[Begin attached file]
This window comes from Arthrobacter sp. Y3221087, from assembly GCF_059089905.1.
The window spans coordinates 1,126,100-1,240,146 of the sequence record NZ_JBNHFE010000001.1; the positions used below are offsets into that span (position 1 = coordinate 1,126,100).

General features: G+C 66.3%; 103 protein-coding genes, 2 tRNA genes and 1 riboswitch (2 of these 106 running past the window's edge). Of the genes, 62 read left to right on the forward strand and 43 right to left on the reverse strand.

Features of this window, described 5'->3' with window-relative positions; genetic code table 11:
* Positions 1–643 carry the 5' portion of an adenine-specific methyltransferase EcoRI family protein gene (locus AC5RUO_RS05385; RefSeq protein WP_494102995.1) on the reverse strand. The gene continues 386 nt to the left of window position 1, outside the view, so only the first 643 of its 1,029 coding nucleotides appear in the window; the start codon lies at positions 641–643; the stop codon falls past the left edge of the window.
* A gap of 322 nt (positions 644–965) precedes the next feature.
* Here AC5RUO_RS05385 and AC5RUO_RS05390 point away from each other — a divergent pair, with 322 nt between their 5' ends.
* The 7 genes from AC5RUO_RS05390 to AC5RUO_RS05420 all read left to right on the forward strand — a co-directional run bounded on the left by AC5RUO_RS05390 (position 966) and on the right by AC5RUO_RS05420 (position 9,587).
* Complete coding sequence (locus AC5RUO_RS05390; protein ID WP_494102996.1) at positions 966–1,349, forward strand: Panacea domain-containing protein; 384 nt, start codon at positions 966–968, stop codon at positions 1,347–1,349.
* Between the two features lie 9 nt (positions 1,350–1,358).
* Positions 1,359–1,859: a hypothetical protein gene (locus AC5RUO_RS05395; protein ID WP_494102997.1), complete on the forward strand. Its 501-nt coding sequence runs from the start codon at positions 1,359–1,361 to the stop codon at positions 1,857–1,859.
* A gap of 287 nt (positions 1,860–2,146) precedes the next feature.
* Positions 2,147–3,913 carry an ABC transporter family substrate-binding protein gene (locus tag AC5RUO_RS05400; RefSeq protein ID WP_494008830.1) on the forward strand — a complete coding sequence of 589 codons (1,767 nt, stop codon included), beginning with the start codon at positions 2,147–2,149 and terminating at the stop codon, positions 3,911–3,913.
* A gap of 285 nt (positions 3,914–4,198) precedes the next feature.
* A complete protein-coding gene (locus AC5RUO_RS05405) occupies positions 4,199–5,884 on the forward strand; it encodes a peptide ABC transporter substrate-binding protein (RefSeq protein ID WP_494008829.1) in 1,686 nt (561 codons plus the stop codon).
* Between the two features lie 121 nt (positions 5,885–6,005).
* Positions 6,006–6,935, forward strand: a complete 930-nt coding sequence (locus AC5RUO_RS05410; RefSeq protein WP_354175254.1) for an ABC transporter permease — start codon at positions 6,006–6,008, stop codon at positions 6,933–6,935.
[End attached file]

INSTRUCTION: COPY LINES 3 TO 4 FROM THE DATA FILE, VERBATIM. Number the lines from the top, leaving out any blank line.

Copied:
General features: G+C 66.3%; 103 protein-coding genes, 2 tRNA genes and 1 riboswitch (2 of these 106 running past the window's edge). Of the genes, 62 read left to right on the forward strand and 43 right to left on the reverse strand.

Features of this window, described 5'->3' with window-relative positions; genetic code table 11: